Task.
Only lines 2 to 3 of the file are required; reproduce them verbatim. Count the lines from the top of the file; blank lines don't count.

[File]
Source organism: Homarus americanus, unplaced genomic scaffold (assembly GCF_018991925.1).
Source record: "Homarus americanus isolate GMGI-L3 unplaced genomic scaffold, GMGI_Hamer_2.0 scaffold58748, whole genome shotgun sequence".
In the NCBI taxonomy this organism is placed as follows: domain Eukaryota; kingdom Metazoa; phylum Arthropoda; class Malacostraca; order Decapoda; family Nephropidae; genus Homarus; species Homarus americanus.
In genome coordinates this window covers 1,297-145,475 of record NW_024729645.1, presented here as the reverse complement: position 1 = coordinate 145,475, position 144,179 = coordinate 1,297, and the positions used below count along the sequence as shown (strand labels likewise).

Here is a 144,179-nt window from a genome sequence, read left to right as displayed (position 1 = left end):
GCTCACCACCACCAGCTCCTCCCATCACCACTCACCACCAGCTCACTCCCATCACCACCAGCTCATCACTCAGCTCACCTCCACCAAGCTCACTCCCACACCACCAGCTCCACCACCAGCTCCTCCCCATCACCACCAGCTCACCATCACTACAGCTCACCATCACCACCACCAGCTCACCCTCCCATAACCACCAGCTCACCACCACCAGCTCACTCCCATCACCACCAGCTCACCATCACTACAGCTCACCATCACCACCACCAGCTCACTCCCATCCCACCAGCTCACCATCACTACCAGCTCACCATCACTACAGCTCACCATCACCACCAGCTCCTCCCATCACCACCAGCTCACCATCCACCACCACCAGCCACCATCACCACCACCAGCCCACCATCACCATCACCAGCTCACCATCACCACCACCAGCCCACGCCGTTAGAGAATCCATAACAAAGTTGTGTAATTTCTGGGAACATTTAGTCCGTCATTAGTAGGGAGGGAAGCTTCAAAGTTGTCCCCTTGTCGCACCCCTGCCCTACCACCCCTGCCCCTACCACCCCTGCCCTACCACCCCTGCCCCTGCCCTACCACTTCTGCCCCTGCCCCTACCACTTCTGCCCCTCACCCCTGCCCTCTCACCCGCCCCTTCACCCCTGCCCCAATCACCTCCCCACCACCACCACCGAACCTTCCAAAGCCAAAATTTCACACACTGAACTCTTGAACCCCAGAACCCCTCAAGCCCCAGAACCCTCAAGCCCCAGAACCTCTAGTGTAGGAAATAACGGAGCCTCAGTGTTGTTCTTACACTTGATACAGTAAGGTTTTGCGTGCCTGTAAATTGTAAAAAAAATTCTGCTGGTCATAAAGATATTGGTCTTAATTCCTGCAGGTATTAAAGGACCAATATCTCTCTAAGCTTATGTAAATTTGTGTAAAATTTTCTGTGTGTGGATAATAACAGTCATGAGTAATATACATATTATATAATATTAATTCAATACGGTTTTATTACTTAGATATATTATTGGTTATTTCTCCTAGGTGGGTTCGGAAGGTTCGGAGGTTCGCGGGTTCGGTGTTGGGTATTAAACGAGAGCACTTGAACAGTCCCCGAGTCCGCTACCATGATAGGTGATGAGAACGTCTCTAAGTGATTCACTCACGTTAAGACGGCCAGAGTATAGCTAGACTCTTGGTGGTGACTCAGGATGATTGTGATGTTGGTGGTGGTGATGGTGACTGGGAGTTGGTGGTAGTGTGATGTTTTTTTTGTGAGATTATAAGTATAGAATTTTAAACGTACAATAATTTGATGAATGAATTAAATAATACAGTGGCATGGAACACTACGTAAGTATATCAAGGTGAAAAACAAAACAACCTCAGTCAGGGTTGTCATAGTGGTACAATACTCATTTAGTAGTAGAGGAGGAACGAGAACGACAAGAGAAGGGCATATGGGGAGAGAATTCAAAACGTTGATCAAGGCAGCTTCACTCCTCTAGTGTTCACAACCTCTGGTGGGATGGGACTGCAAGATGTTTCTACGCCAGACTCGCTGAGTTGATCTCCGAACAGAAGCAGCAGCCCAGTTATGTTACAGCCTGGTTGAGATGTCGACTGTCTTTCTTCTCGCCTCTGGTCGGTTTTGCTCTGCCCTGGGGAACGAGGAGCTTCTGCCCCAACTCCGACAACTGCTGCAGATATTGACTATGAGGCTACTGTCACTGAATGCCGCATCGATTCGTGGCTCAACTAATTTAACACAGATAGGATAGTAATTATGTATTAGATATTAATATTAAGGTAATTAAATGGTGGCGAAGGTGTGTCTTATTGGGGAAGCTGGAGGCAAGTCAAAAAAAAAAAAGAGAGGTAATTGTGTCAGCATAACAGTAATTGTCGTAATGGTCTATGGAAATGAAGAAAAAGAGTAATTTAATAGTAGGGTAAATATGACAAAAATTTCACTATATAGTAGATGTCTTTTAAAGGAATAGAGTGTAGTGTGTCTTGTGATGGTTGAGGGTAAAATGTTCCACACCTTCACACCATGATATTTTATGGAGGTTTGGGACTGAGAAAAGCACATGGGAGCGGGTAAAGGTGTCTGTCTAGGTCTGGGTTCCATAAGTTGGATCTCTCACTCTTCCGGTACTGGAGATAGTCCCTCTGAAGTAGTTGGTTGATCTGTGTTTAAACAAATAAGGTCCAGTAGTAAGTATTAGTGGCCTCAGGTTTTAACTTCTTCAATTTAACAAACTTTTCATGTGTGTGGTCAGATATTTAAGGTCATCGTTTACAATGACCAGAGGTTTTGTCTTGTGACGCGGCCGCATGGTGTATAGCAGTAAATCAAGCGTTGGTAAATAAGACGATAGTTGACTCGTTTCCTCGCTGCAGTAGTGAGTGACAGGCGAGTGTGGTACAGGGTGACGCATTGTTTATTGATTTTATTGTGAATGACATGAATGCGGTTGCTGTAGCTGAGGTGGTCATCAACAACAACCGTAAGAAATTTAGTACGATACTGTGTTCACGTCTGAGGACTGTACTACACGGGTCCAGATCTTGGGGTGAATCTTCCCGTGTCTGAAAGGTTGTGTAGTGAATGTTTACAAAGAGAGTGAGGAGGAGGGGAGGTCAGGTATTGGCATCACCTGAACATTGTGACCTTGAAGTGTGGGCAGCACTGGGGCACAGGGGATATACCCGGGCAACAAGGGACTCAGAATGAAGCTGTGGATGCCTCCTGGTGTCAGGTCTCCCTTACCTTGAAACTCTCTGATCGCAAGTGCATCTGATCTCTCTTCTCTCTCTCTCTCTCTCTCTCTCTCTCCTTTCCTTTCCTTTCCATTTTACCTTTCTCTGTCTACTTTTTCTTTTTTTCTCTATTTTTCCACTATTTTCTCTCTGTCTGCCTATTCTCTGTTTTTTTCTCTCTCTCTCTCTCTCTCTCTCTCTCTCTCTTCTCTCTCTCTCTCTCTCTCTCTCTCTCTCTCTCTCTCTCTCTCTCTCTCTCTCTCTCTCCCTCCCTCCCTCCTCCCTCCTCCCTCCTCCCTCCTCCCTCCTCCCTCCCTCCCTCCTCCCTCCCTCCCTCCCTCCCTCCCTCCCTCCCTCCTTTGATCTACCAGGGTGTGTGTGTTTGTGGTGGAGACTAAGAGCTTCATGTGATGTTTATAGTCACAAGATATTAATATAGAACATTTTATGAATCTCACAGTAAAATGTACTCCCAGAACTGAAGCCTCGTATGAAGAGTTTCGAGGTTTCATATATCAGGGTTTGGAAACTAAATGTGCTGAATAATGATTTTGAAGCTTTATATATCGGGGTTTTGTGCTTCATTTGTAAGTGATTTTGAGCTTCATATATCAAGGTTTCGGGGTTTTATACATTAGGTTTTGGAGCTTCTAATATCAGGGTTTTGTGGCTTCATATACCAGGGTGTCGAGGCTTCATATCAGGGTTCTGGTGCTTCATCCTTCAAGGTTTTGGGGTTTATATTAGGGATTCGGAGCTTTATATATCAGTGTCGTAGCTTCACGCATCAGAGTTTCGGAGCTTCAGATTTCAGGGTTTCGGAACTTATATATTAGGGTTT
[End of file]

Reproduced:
Source record: "Homarus americanus isolate GMGI-L3 unplaced genomic scaffold, GMGI_Hamer_2.0 scaffold58748, whole genome shotgun sequence".
In the NCBI taxonomy this organism is placed as follows: domain Eukaryota; kingdom Metazoa; phylum Arthropoda; class Malacostraca; order Decapoda; family Nephropidae; genus Homarus; species Homarus americanus.